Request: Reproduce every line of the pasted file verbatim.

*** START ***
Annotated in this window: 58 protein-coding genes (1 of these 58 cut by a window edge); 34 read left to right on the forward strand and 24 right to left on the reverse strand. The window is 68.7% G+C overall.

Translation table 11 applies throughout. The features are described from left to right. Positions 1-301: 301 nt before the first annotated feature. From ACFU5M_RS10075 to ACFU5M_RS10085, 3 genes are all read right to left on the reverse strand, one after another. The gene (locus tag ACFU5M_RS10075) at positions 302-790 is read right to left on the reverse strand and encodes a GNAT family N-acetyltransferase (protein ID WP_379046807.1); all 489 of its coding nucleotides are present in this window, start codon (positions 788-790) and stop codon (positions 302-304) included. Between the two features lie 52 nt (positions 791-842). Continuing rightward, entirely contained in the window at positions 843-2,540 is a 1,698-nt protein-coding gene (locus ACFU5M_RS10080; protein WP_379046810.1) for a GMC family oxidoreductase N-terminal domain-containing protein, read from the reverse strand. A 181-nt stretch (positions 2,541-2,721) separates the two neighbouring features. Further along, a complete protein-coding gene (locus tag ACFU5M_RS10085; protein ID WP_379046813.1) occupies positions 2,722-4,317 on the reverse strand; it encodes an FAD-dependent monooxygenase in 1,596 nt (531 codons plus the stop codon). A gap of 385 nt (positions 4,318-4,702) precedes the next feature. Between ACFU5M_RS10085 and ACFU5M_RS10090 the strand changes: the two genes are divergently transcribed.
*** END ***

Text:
Annotated in this window: 58 protein-coding genes (1 of these 58 cut by a window edge); 34 read left to right on the forward strand and 24 right to left on the reverse strand. The window is 68.7% G+C overall.

Translation table 11 applies throughout. The features are described from left to right. Positions 1-301: 301 nt before the first annotated feature. From ACFU5M_RS10075 to ACFU5M_RS10085, 3 genes are all read right to left on the reverse strand, one after another. The gene (locus tag ACFU5M_RS10075) at positions 302-790 is read right to left on the reverse strand and encodes a GNAT family N-acetyltransferase (protein ID WP_379046807.1); all 489 of its coding nucleotides are present in this window, start codon (positions 788-790) and stop codon (positions 302-304) included. Between the two features lie 52 nt (positions 791-842). Continuing rightward, entirely contained in the window at positions 843-2,540 is a 1,698-nt protein-coding gene (locus ACFU5M_RS10080; protein WP_379046810.1) for a GMC family oxidoreductase N-terminal domain-containing protein, read from the reverse strand. A 181-nt stretch (positions 2,541-2,721) separates the two neighbouring features. Further along, a complete protein-coding gene (locus tag ACFU5M_RS10085; protein ID WP_379046813.1) occupies positions 2,722-4,317 on the reverse strand; it encodes an FAD-dependent monooxygenase in 1,596 nt (531 codons plus the stop codon). A gap of 385 nt (positions 4,318-4,702) precedes the next feature. Between ACFU5M_RS10085 and ACFU5M_RS10090 the strand changes: the two genes are divergently transcribed.